The Power to Tax (and Permit) is the Power to Destroy

Yesterday, the EPA issued the long-awaited draft rule on “Waters of the U.S.” – you can find all 300+ pages here.   I’m still wading through it, so will reserve final judgement on its details until I’m done digesting it.  However, the rule, if adopted, will expand the scope of the federal government’s authority to many areas on the landscape (ephemeral and intermittent streams, and “other waters”) that have been beyond the government’s reach since the SCOTUS decision in the Rapanos case.

I’ve been quite clear about my concern regarding the expansive authorities of the federal government under the Clean Water Act, and outlined them a few years back with Jim Murphy here in, Repairing the Clean Water Act, when Congress sought to expand authority legislatively.  My concern should not be construed as a lack of concern regarding the importance of these resources nor a belief that they do not need to be protected; rather, my concern is rooted in the importance of the rule of law, constitutional principles, and the fact the federal government has demonstrated a propensity of poor judgment in implementing and enforcing the Clean Water Act, but particularly under Section 404 of the Act, which is principally, although not entirely, the thrust of this rule.  Case in point, the recent Sackett decision, which I discussed here at Protecting Water Resources While Safeguarding Against Government Overreach, is a case where the SCOTUS ruled 9-0 against EPA for an arbitrary and overzealous prosecution of a family in Montana.  You can read more about it here at the Pacific Legal Foundation, who represented the Sacketts.  And just a few weeks ago, we learned of a Wyoming family that EPA is targeting –  threatening them with $75,000 per day – for constructing a stock pond on their ranch.  

It used to be the power to tax was the power to destroy, increasingly, it’s becoming the power to permit.  Admittedly, good governance and good government demand that the jurisdiction of the federal government be clarified through a rule-making, as opposed to mere guidance.  Greater clarity is needed for the agency to do its job properly and for the public, industry, states and local governments to understand where the federal government’s authority under the Act begins and ends.  The challenge for the Agency is not only whether this rule will pass legal muster but whether the Agency can be entrusted to exercise its enormous authorities competently, fairly and judiciously.  Only time will tell.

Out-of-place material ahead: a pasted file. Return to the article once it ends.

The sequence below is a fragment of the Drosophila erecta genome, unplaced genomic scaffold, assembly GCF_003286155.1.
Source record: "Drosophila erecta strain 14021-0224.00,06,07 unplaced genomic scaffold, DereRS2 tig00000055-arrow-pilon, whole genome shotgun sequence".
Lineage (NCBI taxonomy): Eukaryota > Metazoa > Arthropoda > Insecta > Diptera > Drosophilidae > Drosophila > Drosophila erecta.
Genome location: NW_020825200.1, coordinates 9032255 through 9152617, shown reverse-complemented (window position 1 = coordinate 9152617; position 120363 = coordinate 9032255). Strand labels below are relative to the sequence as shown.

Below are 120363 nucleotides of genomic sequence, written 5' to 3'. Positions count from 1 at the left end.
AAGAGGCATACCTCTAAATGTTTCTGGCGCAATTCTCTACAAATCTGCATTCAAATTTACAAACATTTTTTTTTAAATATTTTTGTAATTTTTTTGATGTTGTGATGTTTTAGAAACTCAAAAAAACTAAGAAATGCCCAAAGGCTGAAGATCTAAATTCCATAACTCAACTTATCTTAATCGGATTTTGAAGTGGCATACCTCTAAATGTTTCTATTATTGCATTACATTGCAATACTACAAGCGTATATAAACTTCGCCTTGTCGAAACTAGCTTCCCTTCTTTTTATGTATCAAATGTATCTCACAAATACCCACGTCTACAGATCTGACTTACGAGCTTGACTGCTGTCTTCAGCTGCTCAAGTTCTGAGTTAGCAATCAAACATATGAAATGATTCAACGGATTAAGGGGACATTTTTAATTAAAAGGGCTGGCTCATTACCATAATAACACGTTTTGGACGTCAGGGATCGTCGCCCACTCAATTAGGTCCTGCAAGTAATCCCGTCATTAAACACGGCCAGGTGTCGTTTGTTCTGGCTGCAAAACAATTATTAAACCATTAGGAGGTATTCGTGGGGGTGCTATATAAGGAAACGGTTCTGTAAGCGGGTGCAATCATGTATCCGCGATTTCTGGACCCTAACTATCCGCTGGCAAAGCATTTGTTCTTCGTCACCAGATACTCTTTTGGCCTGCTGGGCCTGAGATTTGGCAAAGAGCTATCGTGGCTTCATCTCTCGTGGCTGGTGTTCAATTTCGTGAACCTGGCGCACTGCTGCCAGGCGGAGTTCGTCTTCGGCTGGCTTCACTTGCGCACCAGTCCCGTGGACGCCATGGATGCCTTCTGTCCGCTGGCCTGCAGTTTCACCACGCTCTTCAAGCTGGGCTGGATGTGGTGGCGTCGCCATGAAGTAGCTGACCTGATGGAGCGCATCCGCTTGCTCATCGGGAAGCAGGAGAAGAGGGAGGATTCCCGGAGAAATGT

1. Avatar Author
    Brent Fewell 10 years ago

    Tough questions for Gina McArthy today on the rule. In fact, what was supposed to be a typical EPA budget hearing turned into hostile waters over navigable waters

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    David Jenkins 10 years ago

    I would caution conservatives against rushing to judgement on this proposed rule. The muddled Rapanos decision created a mess and departed from the 30+ year old status quo in interpreting the scope of the CWA. In 1977 Republican Howard Baker beat back an effort by Democrat Lloyd Bentsen to narrow the CWA’s scope with respect to wetlands, pointing out that Congress intended the CWA to have comprehensive jurisdiction over the nation’s waters.

    The bigger issue here is the importance of protecting wetlands and the other water features at issue in this proposed rule. Conservatives need to recognize the value of these resources, not just for wildlife habitat and hunting, but for saving taxpayers money.

    wetlands and other water features naturally trap, store and filter water. When wetlands are lost and watersheds hardened, the inevitable result is new costly infrastructure to perform the same services that wetlands perform for free. Not only do taxpayers foot the bill for the initial construction of this infrastructure, but they end up on the hook to maintain it over time. Then, of course there is the costs of flooding and drought that often result from wetland loss.

    While paving over wetlands might make a builder a bit wealthier, it is often at the expense of those who live downstream and everyone who pays taxes.

    We have already lost over 50 percent of the estimated 221 million acres of wetlands that were present at our nation’s founding. The CWA, even prior to Rapanos, only slowed the rate of loss. While CWA jurisdiction is not the only tool we have, it is one we need.